With population rising and house construction becoming much denser hygiene in the city became a considerable problem.
In those days a household produced much more rubbish than today due to the keeping of livestock and the absence of canalisation. There was also no municipal rubbish collection service. Refuse was therefore thrown into a cesspit in the courtyard or simply onto the road. As this led to critical conditions in the narrow alleys the citizens were obligated to take their rubbish outside the town. If rubbish was left for longer than three days, a fine of five shillings had to be paid.
Besides the normal rubbish, pigs in medieval cities posed another quite different problem. Because they simply ran around freely, they became a real menace and were often the cause of traffic accidents.
Back in those days you have to imagine most residential buildings to be badly insulated and nearly impossible to heat. Walls and floors were damp and toilets and running water did not yet exist. Drinking water was known to be unhealthy as a lot of the fountains were situated close to cesspits. Rats and fleas were omnipresent. Hence it came as no surprise that epidemics spread quickly in such an unsanitary environment.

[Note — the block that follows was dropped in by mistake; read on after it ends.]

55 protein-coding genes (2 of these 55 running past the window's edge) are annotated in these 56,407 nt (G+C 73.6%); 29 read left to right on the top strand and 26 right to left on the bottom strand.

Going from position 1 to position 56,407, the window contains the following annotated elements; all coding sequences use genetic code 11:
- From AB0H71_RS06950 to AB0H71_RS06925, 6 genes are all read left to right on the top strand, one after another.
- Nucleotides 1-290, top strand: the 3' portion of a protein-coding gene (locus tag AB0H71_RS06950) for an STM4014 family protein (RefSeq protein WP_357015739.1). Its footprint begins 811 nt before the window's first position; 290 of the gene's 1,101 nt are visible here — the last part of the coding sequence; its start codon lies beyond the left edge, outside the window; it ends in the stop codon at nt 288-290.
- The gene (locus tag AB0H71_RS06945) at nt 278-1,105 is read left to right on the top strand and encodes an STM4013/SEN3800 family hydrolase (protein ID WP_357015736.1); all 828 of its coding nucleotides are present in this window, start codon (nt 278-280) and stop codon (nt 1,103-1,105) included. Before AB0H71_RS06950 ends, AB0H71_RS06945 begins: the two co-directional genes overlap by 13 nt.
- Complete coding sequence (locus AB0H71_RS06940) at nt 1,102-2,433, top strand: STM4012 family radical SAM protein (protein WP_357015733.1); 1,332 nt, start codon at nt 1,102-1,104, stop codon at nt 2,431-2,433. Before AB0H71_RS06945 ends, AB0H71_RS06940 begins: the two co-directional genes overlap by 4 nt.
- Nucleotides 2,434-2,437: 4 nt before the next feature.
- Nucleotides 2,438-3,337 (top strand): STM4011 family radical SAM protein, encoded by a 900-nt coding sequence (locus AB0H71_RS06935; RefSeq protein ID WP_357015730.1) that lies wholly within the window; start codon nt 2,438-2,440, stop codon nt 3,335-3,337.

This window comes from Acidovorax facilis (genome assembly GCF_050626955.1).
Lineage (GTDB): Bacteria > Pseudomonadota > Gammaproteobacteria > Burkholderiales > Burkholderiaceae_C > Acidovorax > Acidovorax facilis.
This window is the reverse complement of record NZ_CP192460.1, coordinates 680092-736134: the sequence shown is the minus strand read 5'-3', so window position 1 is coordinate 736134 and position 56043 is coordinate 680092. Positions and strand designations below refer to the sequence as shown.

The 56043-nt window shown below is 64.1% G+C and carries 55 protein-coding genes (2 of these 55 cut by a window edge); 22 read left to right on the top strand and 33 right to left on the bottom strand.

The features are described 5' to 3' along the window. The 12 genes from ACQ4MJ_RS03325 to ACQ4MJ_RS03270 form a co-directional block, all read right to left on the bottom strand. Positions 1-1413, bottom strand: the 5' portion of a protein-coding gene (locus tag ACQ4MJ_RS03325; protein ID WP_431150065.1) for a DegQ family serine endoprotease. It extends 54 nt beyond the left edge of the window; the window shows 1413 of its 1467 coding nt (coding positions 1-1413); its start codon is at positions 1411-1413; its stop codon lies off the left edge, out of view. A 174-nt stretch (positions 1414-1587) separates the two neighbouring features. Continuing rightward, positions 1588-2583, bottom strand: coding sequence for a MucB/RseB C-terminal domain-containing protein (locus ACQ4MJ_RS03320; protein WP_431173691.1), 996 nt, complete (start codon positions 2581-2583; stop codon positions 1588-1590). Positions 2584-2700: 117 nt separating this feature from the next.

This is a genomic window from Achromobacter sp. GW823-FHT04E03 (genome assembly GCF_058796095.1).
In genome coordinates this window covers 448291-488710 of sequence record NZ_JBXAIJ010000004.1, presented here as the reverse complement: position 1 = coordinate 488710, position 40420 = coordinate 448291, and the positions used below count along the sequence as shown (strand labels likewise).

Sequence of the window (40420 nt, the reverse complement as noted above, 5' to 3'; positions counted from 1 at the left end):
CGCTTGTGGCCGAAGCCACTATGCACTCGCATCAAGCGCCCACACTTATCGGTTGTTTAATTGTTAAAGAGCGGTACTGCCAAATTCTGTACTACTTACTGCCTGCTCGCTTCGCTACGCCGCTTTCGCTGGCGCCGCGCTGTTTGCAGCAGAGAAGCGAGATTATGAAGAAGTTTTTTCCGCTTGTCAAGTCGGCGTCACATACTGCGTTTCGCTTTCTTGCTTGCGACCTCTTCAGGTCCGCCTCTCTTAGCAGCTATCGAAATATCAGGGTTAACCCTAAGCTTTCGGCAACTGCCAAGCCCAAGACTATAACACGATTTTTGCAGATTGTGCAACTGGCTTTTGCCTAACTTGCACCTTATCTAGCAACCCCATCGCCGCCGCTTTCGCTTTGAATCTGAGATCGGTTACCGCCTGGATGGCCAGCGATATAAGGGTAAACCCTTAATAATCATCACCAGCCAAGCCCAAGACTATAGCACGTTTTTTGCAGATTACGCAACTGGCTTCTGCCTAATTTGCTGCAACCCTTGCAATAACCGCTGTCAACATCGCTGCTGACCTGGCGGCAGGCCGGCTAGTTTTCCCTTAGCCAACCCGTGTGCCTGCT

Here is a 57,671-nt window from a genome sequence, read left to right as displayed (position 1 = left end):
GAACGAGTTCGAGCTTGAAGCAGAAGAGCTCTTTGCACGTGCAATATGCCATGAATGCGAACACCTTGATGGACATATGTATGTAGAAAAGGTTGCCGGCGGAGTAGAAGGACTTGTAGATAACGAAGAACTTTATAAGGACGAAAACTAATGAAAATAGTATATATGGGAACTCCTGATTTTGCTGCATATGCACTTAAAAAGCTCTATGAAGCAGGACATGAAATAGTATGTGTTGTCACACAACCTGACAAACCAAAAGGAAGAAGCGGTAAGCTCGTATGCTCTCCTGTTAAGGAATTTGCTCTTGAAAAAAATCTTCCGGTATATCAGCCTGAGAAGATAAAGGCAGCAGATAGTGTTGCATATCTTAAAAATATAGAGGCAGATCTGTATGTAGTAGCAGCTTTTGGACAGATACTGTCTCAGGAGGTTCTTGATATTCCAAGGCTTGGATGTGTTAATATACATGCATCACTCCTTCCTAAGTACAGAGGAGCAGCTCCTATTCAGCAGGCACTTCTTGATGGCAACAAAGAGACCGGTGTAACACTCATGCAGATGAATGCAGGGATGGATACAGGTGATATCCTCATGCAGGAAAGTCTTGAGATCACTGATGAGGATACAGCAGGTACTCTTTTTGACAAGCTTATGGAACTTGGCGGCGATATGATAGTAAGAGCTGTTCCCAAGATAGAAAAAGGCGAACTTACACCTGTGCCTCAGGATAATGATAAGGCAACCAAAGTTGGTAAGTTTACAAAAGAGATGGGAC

Bath houses played an important role in the life of the citizens and they existed in most cities and probably even in the larger villages from the 13th century onwards. Although a visit to the bath house was regarded as more for fun than for hygienic reasons they were still major contributors to cleanliness. Numerous medieval instructions and descriptions led us to believe that people in those days looked after their personal hygiene despite external circumstances more than those in the 16th and 17th century.